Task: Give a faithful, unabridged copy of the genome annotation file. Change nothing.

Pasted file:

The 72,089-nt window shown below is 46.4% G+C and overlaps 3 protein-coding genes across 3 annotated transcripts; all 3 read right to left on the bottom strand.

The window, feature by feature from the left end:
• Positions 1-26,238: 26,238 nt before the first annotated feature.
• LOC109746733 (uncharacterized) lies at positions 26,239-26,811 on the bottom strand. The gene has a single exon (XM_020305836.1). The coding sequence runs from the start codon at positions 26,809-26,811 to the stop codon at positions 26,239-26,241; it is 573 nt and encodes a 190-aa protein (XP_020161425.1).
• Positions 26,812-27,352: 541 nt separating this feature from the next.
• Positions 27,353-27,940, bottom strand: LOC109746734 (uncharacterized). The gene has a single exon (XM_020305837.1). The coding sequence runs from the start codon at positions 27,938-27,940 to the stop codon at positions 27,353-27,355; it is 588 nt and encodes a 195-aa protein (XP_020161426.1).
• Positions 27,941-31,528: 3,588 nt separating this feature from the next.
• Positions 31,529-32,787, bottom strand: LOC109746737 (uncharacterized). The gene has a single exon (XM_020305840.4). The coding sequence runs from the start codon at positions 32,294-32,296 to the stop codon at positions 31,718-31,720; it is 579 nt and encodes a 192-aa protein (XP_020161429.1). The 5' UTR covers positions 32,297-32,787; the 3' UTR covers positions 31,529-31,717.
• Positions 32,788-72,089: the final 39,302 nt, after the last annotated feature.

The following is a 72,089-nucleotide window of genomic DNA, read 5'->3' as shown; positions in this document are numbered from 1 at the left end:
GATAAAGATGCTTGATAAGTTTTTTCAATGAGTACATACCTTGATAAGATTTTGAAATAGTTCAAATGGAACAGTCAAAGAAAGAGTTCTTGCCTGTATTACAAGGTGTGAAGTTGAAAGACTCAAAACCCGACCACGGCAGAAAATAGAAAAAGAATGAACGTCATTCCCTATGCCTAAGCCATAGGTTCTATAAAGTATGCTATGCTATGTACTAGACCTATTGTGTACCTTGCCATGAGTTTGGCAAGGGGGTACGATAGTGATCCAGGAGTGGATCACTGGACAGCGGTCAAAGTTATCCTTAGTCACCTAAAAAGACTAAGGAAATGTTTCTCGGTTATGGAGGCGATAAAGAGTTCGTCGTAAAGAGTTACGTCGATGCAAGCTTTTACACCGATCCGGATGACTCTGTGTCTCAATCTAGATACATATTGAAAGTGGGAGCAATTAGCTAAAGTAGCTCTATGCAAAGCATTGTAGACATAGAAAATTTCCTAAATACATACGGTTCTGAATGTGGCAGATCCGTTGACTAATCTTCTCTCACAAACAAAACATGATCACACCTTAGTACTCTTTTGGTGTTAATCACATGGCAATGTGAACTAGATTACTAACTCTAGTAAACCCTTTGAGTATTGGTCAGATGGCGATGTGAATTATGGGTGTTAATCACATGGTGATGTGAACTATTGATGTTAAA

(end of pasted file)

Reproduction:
The 72,089-nt window shown below is 46.4% G+C and overlaps 3 protein-coding genes across 3 annotated transcripts; all 3 read right to left on the bottom strand.

The window, feature by feature from the left end:
• Positions 1-26,238: 26,238 nt before the first annotated feature.
• LOC109746733 (uncharacterized) lies at positions 26,239-26,811 on the bottom strand. The gene has a single exon (XM_020305836.1). The coding sequence runs from the start codon at positions 26,809-26,811 to the stop codon at positions 26,239-26,241; it is 573 nt and encodes a 190-aa protein (XP_020161425.1).
• Positions 26,812-27,352: 541 nt separating this feature from the next.
• Positions 27,353-27,940, bottom strand: LOC109746734 (uncharacterized). The gene has a single exon (XM_020305837.1). The coding sequence runs from the start codon at positions 27,938-27,940 to the stop codon at positions 27,353-27,355; it is 588 nt and encodes a 195-aa protein (XP_020161426.1).
• Positions 27,941-31,528: 3,588 nt separating this feature from the next.
• Positions 31,529-32,787, bottom strand: LOC109746737 (uncharacterized). The gene has a single exon (XM_020305840.4). The coding sequence runs from the start codon at positions 32,294-32,296 to the stop codon at positions 31,718-31,720; it is 579 nt and encodes a 192-aa protein (XP_020161429.1). The 5' UTR covers positions 32,297-32,787; the 3' UTR covers positions 31,529-31,717.
• Positions 32,788-72,089: the final 39,302 nt, after the last annotated feature.

The following is a 72,089-nucleotide window of genomic DNA, read 5'->3' as shown; positions in this document are numbered from 1 at the left end:
GATAAAGATGCTTGATAAGTTTTTTCAATGAGTACATACCTTGATAAGATTTTGAAATAGTTCAAATGGAACAGTCAAAGAAAGAGTTCTTGCCTGTATTACAAGGTGTGAAGTTGAAAGACTCAAAACCCGACCACGGCAGAAAATAGAAAAAGAATGAACGTCATTCCCTATGCCTAAGCCATAGGTTCTATAAAGTATGCTATGCTATGTACTAGACCTATTGTGTACCTTGCCATGAGTTTGGCAAGGGGGTACGATAGTGATCCAGGAGTGGATCACTGGACAGCGGTCAAAGTTATCCTTAGTCACCTAAAAAGACTAAGGAAATGTTTCTCGGTTATGGAGGCGATAAAGAGTTCGTCGTAAAGAGTTACGTCGATGCAAGCTTTTACACCGATCCGGATGACTCTGTGTCTCAATCTAGATACATATTGAAAGTGGGAGCAATTAGCTAAAGTAGCTCTATGCAAAGCATTGTAGACATAGAAAATTTCCTAAATACATACGGTTCTGAATGTGGCAGATCCGTTGACTAATCTTCTCTCACAAACAAAACATGATCACACCTTAGTACTCTTTTGGTGTTAATCACATGGCAATGTGAACTAGATTACTAACTCTAGTAAACCCTTTGAGTATTGGTCAGATGGCGATGTGAATTATGGGTGTTAATCACATGGTGATGTGAACTATTGATGTTAAA